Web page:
Laksh K

Richard Reeves makes an excellent point about the fact that more men are needed in HEAL positions. I agree with the argument that there should be scholarship programs in order to incentivize male entrants into these female-dominated fields. Strict adherence to gender roles can cause harm and negatively influence society, and this can be seen in the economic disenfranchisement and issues that women have faced. The harm to women caused by gender roles is what most of us think of automatically when discussing the topic, but as we see in the article, there are negative effects of these gender roles that affect men. For example, men facing mental and physical health challenges that may benefit from a male provider are turned away. As men are not pursuing fields that have been dominated by women but women have transitioned to creating space for themselves in traditionally male-dominated fields, there is a lack of providers in general, making the preference of male providers that male patients may be more comfortable with a wish instead of a reality. Over the past several decades, the gap between men and women in certain fields has decreased due to public investment and sustained efforts in leveling the playing field for women. The same efforts should be made for increasing the number of men in HEAL fields due to the fact that there is not enough economic opportunity for men as a gender to opt out of potentially pursuing careers in this field. In short, this is a serious issue affecting men, and treating it with the seriousness it deserves can translate into helping and supporting both men and women with other systemic and societal issues, along with closing the gap between men and women in workplaces. We are ignoring part of the problem of gender inequities and their repercussions when we refuse to treat the lack of men in HEAL fields with urgency.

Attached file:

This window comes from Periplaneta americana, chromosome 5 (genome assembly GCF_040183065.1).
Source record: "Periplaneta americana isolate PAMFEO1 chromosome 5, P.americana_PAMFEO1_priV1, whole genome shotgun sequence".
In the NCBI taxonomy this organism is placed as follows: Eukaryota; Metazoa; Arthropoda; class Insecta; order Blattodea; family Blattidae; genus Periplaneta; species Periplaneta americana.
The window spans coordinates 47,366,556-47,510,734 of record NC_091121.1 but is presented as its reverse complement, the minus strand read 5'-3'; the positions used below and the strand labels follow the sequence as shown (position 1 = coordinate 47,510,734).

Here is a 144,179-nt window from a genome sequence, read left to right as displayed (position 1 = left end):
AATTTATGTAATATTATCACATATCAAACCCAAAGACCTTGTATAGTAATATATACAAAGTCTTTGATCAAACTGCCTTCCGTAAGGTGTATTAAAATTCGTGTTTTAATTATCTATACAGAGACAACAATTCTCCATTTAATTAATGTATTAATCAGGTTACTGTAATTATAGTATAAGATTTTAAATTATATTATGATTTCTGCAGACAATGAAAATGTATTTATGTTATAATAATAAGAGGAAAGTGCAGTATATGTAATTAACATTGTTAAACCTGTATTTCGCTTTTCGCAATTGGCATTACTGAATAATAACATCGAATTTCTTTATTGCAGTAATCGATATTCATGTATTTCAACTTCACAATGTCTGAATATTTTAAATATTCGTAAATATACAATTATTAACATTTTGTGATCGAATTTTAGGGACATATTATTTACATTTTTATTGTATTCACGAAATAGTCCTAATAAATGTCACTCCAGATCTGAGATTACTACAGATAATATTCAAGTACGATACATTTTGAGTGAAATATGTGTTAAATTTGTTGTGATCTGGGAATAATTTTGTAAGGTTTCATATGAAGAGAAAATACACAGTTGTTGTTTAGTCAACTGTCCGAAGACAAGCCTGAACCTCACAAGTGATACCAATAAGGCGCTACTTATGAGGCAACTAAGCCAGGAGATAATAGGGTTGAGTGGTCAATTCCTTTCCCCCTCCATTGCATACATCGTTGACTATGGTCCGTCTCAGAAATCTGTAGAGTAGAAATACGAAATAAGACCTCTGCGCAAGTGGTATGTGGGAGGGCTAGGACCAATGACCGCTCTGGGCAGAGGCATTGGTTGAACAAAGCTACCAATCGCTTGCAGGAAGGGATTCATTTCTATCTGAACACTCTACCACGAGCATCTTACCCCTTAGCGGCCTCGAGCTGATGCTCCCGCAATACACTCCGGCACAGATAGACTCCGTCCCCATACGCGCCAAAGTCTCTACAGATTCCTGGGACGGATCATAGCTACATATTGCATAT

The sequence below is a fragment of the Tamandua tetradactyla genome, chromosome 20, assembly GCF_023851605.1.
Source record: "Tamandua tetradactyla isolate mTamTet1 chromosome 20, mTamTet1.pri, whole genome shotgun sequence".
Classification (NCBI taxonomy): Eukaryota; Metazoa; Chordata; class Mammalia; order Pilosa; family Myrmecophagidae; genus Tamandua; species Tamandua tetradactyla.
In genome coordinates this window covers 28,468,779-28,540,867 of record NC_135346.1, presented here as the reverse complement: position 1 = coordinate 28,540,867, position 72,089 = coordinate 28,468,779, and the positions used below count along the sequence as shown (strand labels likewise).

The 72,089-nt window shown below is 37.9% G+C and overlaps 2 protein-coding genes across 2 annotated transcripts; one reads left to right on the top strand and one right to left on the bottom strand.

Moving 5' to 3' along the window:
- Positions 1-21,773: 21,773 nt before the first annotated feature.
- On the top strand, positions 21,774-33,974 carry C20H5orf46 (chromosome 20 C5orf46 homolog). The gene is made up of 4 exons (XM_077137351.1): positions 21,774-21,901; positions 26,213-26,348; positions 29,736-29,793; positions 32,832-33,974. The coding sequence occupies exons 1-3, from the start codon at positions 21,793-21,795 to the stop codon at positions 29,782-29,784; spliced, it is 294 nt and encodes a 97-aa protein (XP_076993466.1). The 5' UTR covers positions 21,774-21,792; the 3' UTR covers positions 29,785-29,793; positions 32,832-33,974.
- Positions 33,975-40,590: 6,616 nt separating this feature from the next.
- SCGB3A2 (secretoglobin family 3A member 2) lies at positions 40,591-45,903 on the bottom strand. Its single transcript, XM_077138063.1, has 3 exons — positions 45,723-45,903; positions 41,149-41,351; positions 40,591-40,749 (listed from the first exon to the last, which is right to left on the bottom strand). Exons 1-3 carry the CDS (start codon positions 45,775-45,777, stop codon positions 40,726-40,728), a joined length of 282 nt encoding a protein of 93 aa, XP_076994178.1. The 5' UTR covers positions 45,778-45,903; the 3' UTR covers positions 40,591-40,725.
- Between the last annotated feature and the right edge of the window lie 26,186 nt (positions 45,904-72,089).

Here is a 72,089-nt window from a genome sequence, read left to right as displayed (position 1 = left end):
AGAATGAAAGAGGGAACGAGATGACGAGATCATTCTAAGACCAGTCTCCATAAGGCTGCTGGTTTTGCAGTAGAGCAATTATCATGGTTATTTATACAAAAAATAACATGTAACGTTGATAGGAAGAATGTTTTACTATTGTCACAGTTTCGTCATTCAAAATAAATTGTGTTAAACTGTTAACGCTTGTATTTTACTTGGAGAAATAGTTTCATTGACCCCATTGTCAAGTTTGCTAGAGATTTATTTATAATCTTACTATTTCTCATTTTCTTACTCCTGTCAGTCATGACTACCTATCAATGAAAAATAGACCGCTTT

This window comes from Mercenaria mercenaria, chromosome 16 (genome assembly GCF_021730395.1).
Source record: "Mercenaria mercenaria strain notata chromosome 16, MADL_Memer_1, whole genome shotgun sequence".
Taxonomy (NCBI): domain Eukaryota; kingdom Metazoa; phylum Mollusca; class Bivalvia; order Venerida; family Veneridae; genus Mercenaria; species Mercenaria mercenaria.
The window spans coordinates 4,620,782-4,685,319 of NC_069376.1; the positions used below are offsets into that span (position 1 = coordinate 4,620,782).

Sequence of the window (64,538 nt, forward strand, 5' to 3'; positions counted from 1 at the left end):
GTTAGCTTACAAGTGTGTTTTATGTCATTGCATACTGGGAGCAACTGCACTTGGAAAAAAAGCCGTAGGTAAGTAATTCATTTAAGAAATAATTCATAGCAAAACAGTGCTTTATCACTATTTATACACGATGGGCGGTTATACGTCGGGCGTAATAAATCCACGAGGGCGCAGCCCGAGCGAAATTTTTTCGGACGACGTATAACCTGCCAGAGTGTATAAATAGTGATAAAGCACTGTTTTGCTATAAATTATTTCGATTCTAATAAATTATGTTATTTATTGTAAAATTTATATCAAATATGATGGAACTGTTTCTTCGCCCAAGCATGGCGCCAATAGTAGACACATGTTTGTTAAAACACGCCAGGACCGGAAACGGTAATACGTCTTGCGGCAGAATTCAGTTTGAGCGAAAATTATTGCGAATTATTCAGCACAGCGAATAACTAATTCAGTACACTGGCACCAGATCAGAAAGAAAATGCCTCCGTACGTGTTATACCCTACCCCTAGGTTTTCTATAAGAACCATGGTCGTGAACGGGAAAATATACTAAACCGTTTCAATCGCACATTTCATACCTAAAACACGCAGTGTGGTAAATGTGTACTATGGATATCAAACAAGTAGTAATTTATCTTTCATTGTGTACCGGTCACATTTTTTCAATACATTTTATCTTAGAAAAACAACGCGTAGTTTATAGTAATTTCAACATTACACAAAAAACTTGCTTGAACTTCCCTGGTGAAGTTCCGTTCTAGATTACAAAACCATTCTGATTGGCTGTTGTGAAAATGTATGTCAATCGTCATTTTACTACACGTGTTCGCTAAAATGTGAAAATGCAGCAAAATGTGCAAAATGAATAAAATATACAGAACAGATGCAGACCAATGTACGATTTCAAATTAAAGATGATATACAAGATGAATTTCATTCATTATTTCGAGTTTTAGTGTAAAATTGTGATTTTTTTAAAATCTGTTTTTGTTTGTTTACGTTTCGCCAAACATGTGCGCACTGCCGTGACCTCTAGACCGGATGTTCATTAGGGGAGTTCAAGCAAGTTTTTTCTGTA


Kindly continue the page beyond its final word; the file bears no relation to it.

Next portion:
Kay Dam